Given eurofuddge part 76 will fall over next week or early in the new year, we are about to find out the costs..

BlackRaven said...

1) aig got into trouble because it was a highly regulated entity being an insurer, otherwise it would never have been allowed to build up so much leverage.
2) mf global's missing money is from its US accounts, european funds have been refunded.
3) whether you agree with a tobin tax or not, the receipts from a tax on an activity that occurs in the UK should go to hmrc not to the EU.
4) a tobin tax will only reduce valuations and indirectly tax private sector pensions more. if you want to speculate, 5bps is going to make naff all difference. whereas if you are going to be a liquidity provider its a huge difference.

lastly germany and france are pathetically trying to point the finger at london. it is their currency union that was poorly designed and their bureaucrats that created this mess. if you want to tax the causes of the euro crisis look no further than ez politicians.

Anonymous said...

So this time the criteria on budget deficits and borrowing levels are really, really going to be enforced on all Euro members. Really?

Budgie said...

There are two separate fundamental euro problems: a productivity imbalance between the PIIGS and Germany; and a sovereign (+ bank) debt problem in a number of countries.

The eurozone (+ others) Accord does not solve, even hardly addresses, these eurozone crises. So the situation is no different to what it was last week.

Antony said...


You misunderstand why and what went wrong with AIG and MFG. Hypothecation, and re-hypothecation are practices regulated in the US markets, but no such regulation exists over here. Brokerage contracts stipulated that any client funds could be moved anywhere within the company - including overseas subsidiaries. Hence US client funds ended up in London to be used in hypothecation, and re-hypothecation trades.

And they were all off the balance sheet.

Rumours are that lots of banks are exposed to this.

dearieme said...

It doesn't matter whether the Tobin Tax is a good thing. If the British PM says "HMG believes that this would be very bad for the UK so will you safeguard our position?" and the rest say "no" then the PM is right to use his veto because the rest of 'em have shown thay don't give a damn about the British view of British interests.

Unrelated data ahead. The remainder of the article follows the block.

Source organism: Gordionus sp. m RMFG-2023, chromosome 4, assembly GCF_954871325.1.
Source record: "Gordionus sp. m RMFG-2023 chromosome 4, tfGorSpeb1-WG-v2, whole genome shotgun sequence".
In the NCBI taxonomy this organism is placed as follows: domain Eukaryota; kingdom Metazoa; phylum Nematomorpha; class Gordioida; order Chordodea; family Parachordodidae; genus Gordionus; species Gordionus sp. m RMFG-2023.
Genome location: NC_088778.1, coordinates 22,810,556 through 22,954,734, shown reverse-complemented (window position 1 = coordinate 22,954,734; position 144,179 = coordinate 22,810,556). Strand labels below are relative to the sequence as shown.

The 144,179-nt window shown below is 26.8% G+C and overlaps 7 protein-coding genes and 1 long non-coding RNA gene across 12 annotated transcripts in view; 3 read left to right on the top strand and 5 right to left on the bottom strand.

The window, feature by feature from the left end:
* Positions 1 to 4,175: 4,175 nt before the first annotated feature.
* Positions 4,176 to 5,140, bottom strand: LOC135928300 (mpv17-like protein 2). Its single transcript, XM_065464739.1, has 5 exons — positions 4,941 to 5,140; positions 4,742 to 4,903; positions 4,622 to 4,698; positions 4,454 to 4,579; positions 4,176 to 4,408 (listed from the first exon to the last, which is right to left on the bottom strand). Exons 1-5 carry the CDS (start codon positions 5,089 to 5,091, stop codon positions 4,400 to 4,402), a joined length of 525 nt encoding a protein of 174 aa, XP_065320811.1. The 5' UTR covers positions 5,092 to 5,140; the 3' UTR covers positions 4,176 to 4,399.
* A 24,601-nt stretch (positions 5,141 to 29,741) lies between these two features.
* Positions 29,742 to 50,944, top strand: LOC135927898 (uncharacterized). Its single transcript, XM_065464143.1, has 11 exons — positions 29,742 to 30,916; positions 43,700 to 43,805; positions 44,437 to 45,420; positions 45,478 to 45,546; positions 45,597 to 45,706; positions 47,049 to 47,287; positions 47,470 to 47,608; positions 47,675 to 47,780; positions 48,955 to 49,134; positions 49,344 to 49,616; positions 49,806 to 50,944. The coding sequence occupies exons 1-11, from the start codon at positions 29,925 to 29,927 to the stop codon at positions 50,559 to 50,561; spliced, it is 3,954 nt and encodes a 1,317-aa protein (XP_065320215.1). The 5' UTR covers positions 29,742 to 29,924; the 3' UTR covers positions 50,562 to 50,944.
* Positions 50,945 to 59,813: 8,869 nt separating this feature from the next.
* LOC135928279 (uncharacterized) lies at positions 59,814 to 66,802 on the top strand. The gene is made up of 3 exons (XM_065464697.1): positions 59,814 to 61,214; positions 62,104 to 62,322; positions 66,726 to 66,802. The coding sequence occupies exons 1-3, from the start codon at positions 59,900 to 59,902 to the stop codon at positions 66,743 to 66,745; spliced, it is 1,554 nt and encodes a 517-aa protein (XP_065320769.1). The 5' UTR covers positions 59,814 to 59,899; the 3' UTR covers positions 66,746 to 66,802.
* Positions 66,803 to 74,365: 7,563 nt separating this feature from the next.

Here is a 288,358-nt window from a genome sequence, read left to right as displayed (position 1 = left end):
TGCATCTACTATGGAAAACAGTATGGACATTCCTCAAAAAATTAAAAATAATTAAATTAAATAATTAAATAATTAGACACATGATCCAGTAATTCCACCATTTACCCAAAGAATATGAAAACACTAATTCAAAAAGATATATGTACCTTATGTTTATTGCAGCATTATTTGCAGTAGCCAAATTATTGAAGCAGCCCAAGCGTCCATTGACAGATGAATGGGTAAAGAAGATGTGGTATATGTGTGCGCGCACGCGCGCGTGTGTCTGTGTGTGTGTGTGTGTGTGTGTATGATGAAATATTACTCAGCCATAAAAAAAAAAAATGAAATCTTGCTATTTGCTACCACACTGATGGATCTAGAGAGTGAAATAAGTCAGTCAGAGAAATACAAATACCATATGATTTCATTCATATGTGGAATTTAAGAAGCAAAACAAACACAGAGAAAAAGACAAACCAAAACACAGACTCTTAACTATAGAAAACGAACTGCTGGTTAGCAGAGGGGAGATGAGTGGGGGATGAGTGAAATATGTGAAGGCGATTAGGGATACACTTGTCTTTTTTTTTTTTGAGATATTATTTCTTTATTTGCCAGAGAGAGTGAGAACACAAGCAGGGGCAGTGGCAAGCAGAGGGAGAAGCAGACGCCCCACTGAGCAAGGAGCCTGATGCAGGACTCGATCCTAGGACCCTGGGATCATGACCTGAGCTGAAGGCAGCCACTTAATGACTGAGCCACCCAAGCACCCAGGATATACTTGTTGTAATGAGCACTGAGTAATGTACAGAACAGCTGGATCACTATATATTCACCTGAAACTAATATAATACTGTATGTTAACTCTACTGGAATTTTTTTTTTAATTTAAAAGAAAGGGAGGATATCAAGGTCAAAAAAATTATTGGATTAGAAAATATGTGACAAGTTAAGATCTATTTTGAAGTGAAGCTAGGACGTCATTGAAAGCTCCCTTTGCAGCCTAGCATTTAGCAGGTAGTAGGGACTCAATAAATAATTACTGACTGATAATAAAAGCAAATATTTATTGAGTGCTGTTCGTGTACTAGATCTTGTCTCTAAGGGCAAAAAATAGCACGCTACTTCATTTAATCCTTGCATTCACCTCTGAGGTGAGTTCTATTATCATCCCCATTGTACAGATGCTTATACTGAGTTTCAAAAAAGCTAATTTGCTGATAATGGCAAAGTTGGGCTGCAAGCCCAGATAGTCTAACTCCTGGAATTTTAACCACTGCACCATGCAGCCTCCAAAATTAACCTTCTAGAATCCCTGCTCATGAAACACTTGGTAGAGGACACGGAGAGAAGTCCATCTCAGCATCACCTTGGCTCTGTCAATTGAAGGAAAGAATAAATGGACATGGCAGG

BlackRaven said...

@Antony, if US funds were better regulated why would they be here funding european client positions?

if you had a european account with MF you've already got your money back, whereas in the US you are still waiting

BlackRaven said...

@Budgie I agree, although I would say that productivity imbalance is related to fiscal indiscipline/solvency in a lot of cases.

Anonymous said...

"a productivity imbalance between the PIIGS and Germany"

Actually I think there is an even more fundamental problem than this. A problem that nobody really wants to talk about.

Just exactly how DO you compete with Germany? Given it has massive conglomerates like Siemens with 450,000 employees that are happy to use bribery and corruption to get their way, exactly what can you do? Currency variations at least acted as a curb on German economic nationalism.

When Siemens bought Italian telecom giant Italtel they utterly destroyed it. They simply gouge out the competition and the German government only really exists to give these massive German corporations new markets to exploit. The Germans (like the Chinese) consider capitalism as a zero-sum game. They intend to grow at the expense of others.

Alexp76 said...

I think Cameron made a brave choice last night. The better we can insulate ourselves from the flailing leviathan that is the Euro, the better in my opinion, on current evidence. It was a positive choice, not a forced decision, a display of leadership, or as close as we seem to get nowadays.

Whether it was the right choice in the long term, who knows? Tobin taxes will hit the pensions and disposable capital of the people who need to keep spending to keep the economy rolling. Traders would doubtless set up some new constructs where shares are placed into joint ownership or something to avoid the trading charges, or some other fantastical thing.

If nothing else, Britain's future is now more reliant upon our own ability to be more competitive. Cameron's decision is actually wholly in keeping with the coalition's (!) policies on regional devolution and economic development. Only time will tell if the country can deliver this.

hovis said...

I second what Anon 4.45 is saying -recently completed some compliance training, as an example of what you dont want in terms of cost in terms of money and reputation, the world record fine levied against a company for corruption and the winner is.... suprisingly not a pharmaceutical ( dont worry they're very close behind), but ...Siemens at over a $1.6bn

Budgie said...

Anon 4:45pm said: "the German government only really exists to give these massive German corporations new markets to exploit."

Yes, I agree in general with what you say.